Posted on June 24, 2015

Top Ten Places in the North East Every Horror Fan Should Visit

Gwen

As I sat in Cape Ann, MA amid my travels along the northern east coast I have had time to reflect upon why I love this area so much. Besides the fact that I love the idea that I can blend in naturally with the sarcastic, smart, dark clothes wearing, coffee mainlining women of the north east; I especially love the fact that this area is a combination of majestic nature, bustling cities, and most importantly home of the greatest horror film locations. There is no ranking system here as it is all very subjective. So in the interest of my own compulsive need for order, I will list them from the northern most point downward. A note of consideration if you go to these sites, remember some are private property and if you feel compelled to visit, please respect their homes and lives.

10. The whole Midcoast of Maine serves as the inspiration of countless Stephen King’s horror novels and films. Pet Semetary (1989) is among those filmed on location. Should you travel to Bangor, you should certainly partake in SK Tours to take you around to “locales made famous by Stephen King”.

9. Martha’s Vineyard gave us the fictional town of Amity from Jaws (1975) Martha’s Vineyard tours and Edgartown Tour Company offer Jaws tours!

8. Harrisville, RI is the site of the Perron family farm house which served as the foundation for The Conjuring (2013).

7. Southington, CT is the location of the Snedecker household featured in The Haunting in Connecticut (2009).

 6. Monroe, CT is the location of the Warren Occult Museum and home to the real Annabelle doll. Tours and special events are held on occasion.

5. In the Upper West Side of NYC sits The Dakota where Rosemary’s Baby (1968) was filmed.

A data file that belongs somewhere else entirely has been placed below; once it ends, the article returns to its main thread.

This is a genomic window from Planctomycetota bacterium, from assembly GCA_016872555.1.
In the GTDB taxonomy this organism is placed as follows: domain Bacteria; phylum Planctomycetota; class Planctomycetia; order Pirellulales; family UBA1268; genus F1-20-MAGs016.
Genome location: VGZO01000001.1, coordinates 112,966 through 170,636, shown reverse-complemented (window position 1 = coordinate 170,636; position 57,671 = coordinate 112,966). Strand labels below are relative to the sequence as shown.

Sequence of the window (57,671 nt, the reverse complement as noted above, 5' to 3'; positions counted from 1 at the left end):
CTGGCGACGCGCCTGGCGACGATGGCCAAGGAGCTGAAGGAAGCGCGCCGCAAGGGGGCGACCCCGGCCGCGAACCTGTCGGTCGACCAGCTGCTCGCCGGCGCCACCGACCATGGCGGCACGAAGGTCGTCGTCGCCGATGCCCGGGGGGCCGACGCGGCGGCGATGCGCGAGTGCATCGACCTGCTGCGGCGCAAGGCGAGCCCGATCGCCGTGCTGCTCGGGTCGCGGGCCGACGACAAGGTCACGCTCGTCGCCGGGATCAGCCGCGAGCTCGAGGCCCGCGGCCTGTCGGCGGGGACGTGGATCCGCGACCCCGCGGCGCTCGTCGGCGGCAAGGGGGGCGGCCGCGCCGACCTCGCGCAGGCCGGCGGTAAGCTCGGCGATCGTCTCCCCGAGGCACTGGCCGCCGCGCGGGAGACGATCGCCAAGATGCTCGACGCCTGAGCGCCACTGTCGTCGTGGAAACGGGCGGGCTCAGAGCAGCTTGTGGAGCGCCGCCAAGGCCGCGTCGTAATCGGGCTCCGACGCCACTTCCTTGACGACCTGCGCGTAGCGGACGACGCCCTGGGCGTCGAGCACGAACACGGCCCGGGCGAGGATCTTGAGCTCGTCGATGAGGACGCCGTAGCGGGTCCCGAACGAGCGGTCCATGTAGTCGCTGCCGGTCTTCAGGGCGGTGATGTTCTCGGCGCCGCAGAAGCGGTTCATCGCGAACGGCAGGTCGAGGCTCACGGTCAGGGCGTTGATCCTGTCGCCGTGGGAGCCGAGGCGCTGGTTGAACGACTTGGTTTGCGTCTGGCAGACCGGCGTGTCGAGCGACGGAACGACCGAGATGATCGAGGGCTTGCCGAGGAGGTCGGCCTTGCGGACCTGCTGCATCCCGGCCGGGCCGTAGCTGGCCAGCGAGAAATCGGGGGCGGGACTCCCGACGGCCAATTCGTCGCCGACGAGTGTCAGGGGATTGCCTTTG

4. The south shore of Long Island is home to the Amityville house.

3. Camp No Be Bo Sco in North Jersey served as the setting of the Friday the 13th series Camp Crystal Lake and home of the original female slasher, Pamela Vorhees.

2. The greater Pittsburgh, PA is a general horror Mecca. The area includes the Evans City cemetery whose film credits include NOTLD (1968) and The Crazies (1973). Only 45 minutes away from the Monroeville mall used in Dawn of the Dead (1978). Also nearby areas offered setting for Day of the Dead (1985), Creepshow (1982), and Silence of the Lambs (1991). Also noteworthy is The Living Dead Museum of Evans City will be hosting the first ever Living Dead Weekend this year beginning October 9, 2015 with FREE admission.

1. Downingtown and Phoenixville, PA home of The Blob (1958) and more recently every July since 2000 there is a three day Blobfest for classic horror fans complete with re-enactments of the Colonial Theater scene.

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Honorable Mentions:

Simply because of a technicality I left these few places out of the list. While I certainly embrace them all with the love of a Yankee, they do fall below the Mason Dixon Line and I didn’t feel right adding them to my tour of the North East: Seneca State Park and Burkittsville, MD both provided the unique surroundings for The Blair Witch Project (1999) Washington D.C. gives us the house at Prospect St and those tall looming stairs used in The Exorcist (1973).

I wanted dearly to include the following places, but I had to make the cut somewhere. If you get the time to visit any of them, I highly recommend it. Granted most of these are not scenes of actual horror films, they provided the meat for so much horror literature and film.

5. Salem, MA. Several innocents were murdered after the accusations deeming them witches. This sight solidified for me that children are creepy and certainly worthy of my apprehension. In the words of the innocent Martha Corey, “we must not believe all that these distracted children say” for they certainly wreaked havoc. Nonetheless, Salem gives setting and situation for so many great stories, including my dirty little secret love of Hocus Pocus (1993).

4. Fall River, MA. Home of Lizzie Borden, which is also most recently the topic of Lifetime’s Lizzie Borden Chronicles and Lizzie Borden Had an Ax. Tourists are able to visit the scene of the crime just for the museum or to stay overnight in the B&B.

3. Sleepy Hollow (aka Tarry Town, NY). The scene of one of my favorite horror stories and one of the O.G.’s of horror…the headless horseman! Has anyone named their son Ichabod since!?

2. The Mutter Museum in Philadelphia, PA. For fans of AHS Freakshow, it is thought to be the basis of the Museum of Morbid Curiosities. For fans of somewhat macabre yet amazingly interesting history of bodies and medicine, it is worth the visit. And if you go here, it’s worth walking the extra mile to go to the Reading Terminal Market for lunch or ice cream.

1. Slaughter Beach, DE…for no other reason than the name. It’s worth a stop on RT 1 for a photo with the sign! Perhaps the name keeps the town census around the 215 person mark!

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